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Nikon D810, Sigma 20mm 1.4, ISO 6400, F/2.2, 15 seconds. 

September takes us to the beginning of when we start to see Andromeda high in the night sky. It’s also the time when photographing the North end of the Milky Way is much better. Here I am standing in front of Double Arch in Arches National Park while the Milky Way leans over the arch. In this image is Cygnus the Swan, Denab, Andromeda and Cassiopeia as well as the Elephant trunk nebula. By stacking the images of the sky for noise reduction I was able to bring out some of the pink nebula colors that are natural but not seen with the naked eye. You wont see me in many pictures. I am standing here using my Nitecore MH 25 Night Blade light to illuminate the arch. September 12th, 2018. 3:52am

October

Darren at Twin Lakes in the Moonlight
Twin Lakes in the Moonlight – Nikon D810, Sigma 24mm 1.4, ISO 1600, F/2.8, 15 seconds

Sometimes I go out, just to go out and shoot. I’d rather spend my nights under the stars than in a bar. I knew the moon would be coming up and that it would be almost full but that didn’t stop me. I got into night photography by photographing at night when the moon was full. I was amazed at how bright the images were and that they looked like daylight. For those who are just starting out with night photography I highly recommend doing a few shoots at night with a full moon to help get comfortable with not only setting up your camera but also getting the correct exposure. Here you can just barely see the faint stars of the Milky Way over the top of the Mountains. I am standing out in the field again with my Nitecore light on its lowest setting (didn’t do me any good this time) my mistake. I loved the calm pond water which made for a gorgeous reflection. October 19th, 2018. 9:01pm

November

November Lights
November Lights –  Nikon D810, Sigma 14mm 1.8, F/2.2, ISO 6400, 25 seconds

While the Milky Way is visible all year-long, this is probably the section that is most left out or forgotten altogether. This is looking East right after sunset in early November. It has Taurus, Starfish cluster, Perseus, Polaris, Double Cluster and Denab. One thing I love about Balanced Rock in Arches National Park is that it offers 360 degree views all year long.  November 1, 2018. 9:09pm

December

Horse Rides
Horse Rides – Nikon D850, Sigma 20mm 1.4, ISO 6400, F/2.5, 5 seconds

Here in Colorado the winter temps get pretty cold in December. That wont stop me from getting out and grabbing a few shots on a clear night. Especially when there is a comet in the sky. That was the case this night when Comet 46p was to make a great appearance. We arrived at this location first before moving into position for the comet which would appear a few hours later. Looking to the west here, Vega steals the spotlight with its bright blue color directly over the old stagecoach. We used Low Level Lighting (think about what your cell phone puts off from its screen) to light the side of the building and a Nitecore LA30 light for the inside of the porch. I really like this location because of the way the Milky Way leans over the mountain and the old building. December 7th, 2018, 6:51pm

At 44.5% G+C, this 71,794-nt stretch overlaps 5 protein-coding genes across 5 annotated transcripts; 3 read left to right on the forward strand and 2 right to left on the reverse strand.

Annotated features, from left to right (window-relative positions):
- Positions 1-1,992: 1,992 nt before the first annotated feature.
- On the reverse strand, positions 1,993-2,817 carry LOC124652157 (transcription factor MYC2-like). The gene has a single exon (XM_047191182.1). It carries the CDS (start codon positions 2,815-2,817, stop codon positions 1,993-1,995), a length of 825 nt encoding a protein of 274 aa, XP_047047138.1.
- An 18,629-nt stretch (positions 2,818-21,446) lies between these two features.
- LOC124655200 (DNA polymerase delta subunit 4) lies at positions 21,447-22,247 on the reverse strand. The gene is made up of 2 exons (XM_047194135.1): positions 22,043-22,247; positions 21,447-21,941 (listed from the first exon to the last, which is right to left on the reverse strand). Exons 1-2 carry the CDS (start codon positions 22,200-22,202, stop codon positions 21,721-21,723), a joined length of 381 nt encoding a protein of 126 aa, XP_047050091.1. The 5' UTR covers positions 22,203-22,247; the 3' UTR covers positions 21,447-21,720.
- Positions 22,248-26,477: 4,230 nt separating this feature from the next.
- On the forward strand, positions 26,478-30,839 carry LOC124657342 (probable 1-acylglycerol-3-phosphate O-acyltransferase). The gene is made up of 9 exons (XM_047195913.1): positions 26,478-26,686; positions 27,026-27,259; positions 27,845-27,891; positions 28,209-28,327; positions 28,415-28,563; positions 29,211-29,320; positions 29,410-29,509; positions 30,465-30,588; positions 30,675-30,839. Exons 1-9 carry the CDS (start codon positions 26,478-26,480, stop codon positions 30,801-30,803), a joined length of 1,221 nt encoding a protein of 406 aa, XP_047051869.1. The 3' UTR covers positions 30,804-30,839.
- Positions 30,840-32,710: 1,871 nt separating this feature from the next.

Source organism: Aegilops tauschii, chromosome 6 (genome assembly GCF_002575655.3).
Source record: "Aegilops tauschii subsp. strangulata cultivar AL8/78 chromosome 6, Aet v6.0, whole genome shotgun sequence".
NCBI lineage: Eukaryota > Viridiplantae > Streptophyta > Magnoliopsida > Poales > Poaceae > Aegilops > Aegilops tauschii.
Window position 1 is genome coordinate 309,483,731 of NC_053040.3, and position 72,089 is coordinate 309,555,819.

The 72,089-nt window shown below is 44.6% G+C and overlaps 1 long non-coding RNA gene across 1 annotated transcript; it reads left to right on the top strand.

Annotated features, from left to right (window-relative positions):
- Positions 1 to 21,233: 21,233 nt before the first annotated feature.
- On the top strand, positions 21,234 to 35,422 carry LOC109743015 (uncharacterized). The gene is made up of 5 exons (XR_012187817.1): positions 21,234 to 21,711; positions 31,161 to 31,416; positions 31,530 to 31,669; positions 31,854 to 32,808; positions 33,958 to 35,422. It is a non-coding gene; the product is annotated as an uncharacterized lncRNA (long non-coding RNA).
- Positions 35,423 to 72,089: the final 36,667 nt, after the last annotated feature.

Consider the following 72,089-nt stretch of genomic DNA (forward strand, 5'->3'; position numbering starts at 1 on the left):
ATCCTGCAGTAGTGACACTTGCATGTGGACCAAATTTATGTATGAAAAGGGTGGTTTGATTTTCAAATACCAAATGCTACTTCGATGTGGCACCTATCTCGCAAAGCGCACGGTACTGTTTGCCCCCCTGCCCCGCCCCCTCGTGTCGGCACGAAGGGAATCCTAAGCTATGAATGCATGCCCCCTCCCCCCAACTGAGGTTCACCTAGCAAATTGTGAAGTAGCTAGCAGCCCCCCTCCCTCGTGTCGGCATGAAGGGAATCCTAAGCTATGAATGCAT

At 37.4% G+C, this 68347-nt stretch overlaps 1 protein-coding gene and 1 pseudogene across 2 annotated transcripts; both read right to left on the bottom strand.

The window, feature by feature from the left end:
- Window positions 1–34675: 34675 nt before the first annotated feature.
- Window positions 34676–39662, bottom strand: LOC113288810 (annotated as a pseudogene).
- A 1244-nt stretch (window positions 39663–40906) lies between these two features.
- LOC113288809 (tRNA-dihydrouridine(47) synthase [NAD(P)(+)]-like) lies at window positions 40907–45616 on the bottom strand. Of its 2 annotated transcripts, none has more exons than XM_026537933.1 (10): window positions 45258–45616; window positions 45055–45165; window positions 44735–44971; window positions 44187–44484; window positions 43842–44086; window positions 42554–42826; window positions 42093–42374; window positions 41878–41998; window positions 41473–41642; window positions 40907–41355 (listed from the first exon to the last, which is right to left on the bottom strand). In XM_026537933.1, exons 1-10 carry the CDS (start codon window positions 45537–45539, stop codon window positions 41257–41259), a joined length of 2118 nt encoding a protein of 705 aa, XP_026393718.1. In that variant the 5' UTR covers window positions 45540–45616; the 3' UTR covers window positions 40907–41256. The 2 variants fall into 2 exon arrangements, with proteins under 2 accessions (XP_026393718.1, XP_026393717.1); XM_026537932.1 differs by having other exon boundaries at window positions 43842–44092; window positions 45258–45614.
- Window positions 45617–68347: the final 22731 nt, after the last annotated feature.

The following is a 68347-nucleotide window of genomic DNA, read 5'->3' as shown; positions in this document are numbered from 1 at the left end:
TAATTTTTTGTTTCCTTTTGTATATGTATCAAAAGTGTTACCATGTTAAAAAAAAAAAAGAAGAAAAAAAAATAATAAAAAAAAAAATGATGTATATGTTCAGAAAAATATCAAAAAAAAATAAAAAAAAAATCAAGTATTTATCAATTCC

Comet 46P over Stagecoach
Comet 46p – Nikon D850, Sigma 14mm for the building, Sigma 85mm for the comet

It was sure exciting to see Comet 46p on my last night shoot of 2018 but I have to admit I would have really loved to see a big tail on this one! I guess there isn’t anything I could do about that.  We used some Low Level Lighting and small tea lights to light the outside and inside of this old building. I used a Sigma 14mm for the foreground and the Sigma 85mm 1.4 lens for the comet and stars. I blended the 2 together just to make the comet a bit bigger than it would have been with the 14mm. I am now looking forward to more night sky events in 2019. December 7th, 2018. 9:29pm

 

Shooting the night sky all year is sure fun and could be seen as a project for some of you to help you get out and shoot more if you need the motivation. While many of you also live in cities or light polluted areas there are often places only a couple of hours away that will give you good viewing of the sky. I like to use Dark Site Finder to help me figure out where I can go and get the best viewing of the night sky. I also like using apps like PhotoPills during the day to plan my shoots at night.

Shooting in the winter months can be challenging for sure. If you are going after the Milky Way core then you are either getting up really early or staying up all night long and that can sure wear a person down after a few days.. Here in Colorado the weather has been super cold at night which can make it hard to be away from your car for an extended period of time. I recommend lots of warm clothes, especially for your hands and feet. Over the last several weeks I have been out shooting and never had less than 5 layers on my top, and 3 layers on my legs. When your fingers get so cold that you can’t press the shutter button on your camera, you know it’s time to get warmed up. It sure is fun though when you get home and see the images you captured.

Be sure to check out Sigma Lenses for all your photography needs

I recommend Nitecore Lights for all your illumination needs.

All prints are available for purchase either directly from me or via my website Darren White Photography

As always, thanks for taking the time to read the blog and I hope you will leave me a message or questions if you have them. I will reply to all comments I get.

 

Night Sky Panorama Photography